To Build a Better Provider Network, Start with Better Data About Your Providers
There are a lot of reasons healthcare payers want to build optimal provider networks. An optimal provider network is smarter: it lets payers synthesize data from many different systems, including recruiting, credentialing, claims, reimbursements, utilization, quality, fraud detection, and more. With an optimal provider network, health plans are more competitive in a marketplace driven by changing consumer choice, population health programs, and value-based purchasing. An optimal provider network allows health plans to address network adequacy, consumer choice, and even the accuracy of insurer’s provider directories, which is critical to maintaining regulatory compliance and avoiding fines in a rapidly evolving regulatory landscape. And optimal provider networks deliver high quality care because they combine sufficient capacity and provider distribution to consistently meet the health care needs of the covered population while avoiding unreasonable delays and wait times.
Common to each of these efforts is a reliance on accurate provider information. It streamlines and accelerates critical decisions, regulatory reporting, and the patient and provider experience. But, the unfortunate reality is that reliable, trustworthy data about providers remains elusive in spite of decades of effort. To make better business decisions about which providers to include or exclude from your optimal provider network, you need trusted, relevant, and authoritative data about each provider, delivered in time to meet your business demands.
What’s in a Name?
Consider a (fictional) participating provider: Margaret Smith-Jones, MD. How do you analyze her value to your optimal provider network if she appears in your credentialing system as ‘Dr. Peggy Smith,’ but, in your claims system, her name is ‘Maggy Smith-Jones, MD’, and in your provider relations system, her name is ‘Dr. Margaret Smyth-Jones’? And what about capturing information about whether Dr. Smith-Jones has multiple specialties? How do you find out if she has multiple board certifications, or verify whether she practices at multiple facilities? When she shows up in these systems as what appears to be three different individuals, it becomes challenging to gain a single, trusted, understanding of her value to your organization.
Continuing the scenario, if you know that her NCQA scores are in the 35th percentile, you might decide that removing her from the network is your best approach to improve the quality scores for your provider network. But, would you reconsider that decision if you knew that she is the only PCP in a very rural area? You might decide to train Dr. Smith-Jones to support network adequacy rather than remove her.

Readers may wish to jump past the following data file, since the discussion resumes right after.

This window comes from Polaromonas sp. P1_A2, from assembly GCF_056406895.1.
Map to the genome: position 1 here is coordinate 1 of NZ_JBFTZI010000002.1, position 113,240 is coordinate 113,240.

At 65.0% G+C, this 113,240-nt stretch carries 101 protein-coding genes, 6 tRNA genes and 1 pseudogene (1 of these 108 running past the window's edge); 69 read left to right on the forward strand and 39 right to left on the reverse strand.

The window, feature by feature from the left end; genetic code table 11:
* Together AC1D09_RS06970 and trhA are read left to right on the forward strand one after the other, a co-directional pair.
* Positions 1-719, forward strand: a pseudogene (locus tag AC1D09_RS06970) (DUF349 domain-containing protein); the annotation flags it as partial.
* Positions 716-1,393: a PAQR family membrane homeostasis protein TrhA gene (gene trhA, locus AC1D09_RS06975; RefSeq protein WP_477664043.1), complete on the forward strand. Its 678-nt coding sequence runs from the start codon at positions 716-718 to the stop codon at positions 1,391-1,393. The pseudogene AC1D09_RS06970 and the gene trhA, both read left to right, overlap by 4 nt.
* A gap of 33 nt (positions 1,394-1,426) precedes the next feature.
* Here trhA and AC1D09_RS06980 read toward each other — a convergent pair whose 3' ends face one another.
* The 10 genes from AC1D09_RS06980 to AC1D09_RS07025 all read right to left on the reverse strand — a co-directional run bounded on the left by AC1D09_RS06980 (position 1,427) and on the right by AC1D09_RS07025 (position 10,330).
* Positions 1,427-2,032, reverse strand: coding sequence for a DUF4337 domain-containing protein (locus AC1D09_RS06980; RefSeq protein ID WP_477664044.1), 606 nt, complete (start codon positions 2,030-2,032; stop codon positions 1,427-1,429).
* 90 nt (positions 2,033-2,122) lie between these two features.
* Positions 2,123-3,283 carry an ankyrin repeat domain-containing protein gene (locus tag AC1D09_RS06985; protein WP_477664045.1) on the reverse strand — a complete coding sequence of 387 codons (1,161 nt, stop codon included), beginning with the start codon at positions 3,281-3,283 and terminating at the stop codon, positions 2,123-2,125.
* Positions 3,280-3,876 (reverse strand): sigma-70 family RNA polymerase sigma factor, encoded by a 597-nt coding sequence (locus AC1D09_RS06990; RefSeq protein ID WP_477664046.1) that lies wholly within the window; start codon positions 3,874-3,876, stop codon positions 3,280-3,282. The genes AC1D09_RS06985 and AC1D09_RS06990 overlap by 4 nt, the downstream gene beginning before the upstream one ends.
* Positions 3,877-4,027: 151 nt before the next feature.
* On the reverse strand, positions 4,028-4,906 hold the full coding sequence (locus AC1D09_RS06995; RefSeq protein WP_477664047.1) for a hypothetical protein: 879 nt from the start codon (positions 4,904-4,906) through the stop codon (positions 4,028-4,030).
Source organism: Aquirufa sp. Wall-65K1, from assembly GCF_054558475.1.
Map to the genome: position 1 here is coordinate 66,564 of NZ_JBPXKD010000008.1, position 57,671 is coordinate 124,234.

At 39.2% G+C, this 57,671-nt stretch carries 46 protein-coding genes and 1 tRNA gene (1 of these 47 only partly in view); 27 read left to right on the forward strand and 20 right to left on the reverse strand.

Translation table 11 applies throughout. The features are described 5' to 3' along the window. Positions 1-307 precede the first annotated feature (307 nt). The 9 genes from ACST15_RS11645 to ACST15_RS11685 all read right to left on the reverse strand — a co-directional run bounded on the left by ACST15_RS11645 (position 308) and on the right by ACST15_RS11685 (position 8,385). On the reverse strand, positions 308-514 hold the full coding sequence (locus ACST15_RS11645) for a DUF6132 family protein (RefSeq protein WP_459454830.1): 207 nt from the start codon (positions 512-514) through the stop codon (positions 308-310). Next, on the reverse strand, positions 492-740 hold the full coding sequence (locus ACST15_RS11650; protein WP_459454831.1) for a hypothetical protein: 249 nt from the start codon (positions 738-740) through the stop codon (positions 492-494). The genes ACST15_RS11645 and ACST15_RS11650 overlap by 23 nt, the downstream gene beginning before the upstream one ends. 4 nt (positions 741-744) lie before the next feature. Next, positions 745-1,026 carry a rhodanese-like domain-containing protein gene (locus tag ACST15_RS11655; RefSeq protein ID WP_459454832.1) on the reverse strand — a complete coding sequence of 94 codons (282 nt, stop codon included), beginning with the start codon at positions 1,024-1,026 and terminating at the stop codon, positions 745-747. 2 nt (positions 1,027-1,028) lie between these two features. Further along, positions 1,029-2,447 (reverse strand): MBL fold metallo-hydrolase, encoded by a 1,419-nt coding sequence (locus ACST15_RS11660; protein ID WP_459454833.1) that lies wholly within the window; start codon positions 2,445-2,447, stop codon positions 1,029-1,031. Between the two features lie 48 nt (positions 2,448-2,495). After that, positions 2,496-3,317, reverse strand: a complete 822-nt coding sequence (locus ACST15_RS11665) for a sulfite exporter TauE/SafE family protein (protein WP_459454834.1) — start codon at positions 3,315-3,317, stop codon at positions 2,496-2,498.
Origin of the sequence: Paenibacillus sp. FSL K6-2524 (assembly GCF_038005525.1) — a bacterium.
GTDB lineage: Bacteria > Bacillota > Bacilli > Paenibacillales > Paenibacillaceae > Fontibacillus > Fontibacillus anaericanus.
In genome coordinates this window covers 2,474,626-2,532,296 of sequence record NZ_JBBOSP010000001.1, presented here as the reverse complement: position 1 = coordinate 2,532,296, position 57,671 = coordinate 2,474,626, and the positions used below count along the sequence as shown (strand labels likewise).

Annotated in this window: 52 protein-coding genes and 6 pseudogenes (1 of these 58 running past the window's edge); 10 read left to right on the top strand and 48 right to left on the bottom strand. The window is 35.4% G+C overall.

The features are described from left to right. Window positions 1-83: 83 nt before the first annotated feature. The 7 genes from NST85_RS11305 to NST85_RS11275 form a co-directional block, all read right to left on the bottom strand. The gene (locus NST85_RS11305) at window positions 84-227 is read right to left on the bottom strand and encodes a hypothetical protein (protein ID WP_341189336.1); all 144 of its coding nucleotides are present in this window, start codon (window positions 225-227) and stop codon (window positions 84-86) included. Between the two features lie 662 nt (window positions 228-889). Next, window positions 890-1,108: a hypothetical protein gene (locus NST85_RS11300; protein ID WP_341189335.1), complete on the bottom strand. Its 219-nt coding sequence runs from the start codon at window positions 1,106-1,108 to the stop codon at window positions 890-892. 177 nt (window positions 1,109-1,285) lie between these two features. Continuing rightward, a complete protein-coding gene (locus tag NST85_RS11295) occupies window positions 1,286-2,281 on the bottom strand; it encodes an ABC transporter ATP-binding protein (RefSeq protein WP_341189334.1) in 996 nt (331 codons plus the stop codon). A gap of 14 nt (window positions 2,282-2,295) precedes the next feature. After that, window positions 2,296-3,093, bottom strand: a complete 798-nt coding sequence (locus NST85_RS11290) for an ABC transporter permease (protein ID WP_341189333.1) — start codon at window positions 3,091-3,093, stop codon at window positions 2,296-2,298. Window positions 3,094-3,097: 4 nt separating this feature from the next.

However, if you knew that she’s had twelve malpractice claims, two sanctions, and one board action in the last five years; then removal from the network might actually be your better business decision. And just how do you effectively comply with the new 2019 CMS regulations for provider management, when she has three distinct personas across your systems?
A Changing Regulatory Environment
We’ve seen U.S. federal and state regulators revise network adequacy rules that have been in place for decades. Keeping pace with regulatory changes can be a daunting task for health plans, rarely delivering a sustainable competitive advantage for payers. And while federal regulators historically tended to defer to individual states to regulate provider networks, no clear national standard has emerged among the states.
Complex regulatory frameworks now abound to mandate consumer protection and manage network adequacy, such as California Timely Access to Care and New York Emergency Medical Services and Surprise Bills. This year, in 2019, CMS has already proposed and finalized multiple regulations that impact how health insurance payers must manage their provider networks. There are new rules affecting payment reassignment for Medicaid providers, along with new rules affecting claim rejection for Medicare Advantage and Part D providers on the Preclusion List. CMS has also begun proposing new rules to strengthen oversight of Accrediting Organizations, including ownership changes, provider deficiencies, and conflicts of interest.
A 360° View of Every Provider
By reconciling those three personas into a single, trusted, 360 degree view of Dr. Smith-Jones, and fixing the quality of your provider data across the systems you rely on, you improve your ability to accurately measure the true cost, quality, utilization, and member experience within your existing provider network. And, not only that, you also expand your ability to drive future innovation through data-driven insights that empower you to introduce new reimbursement models, support network expansion, and develop new health plan products.
Learn more about Informatica’s solutions for payers and healthcare providers.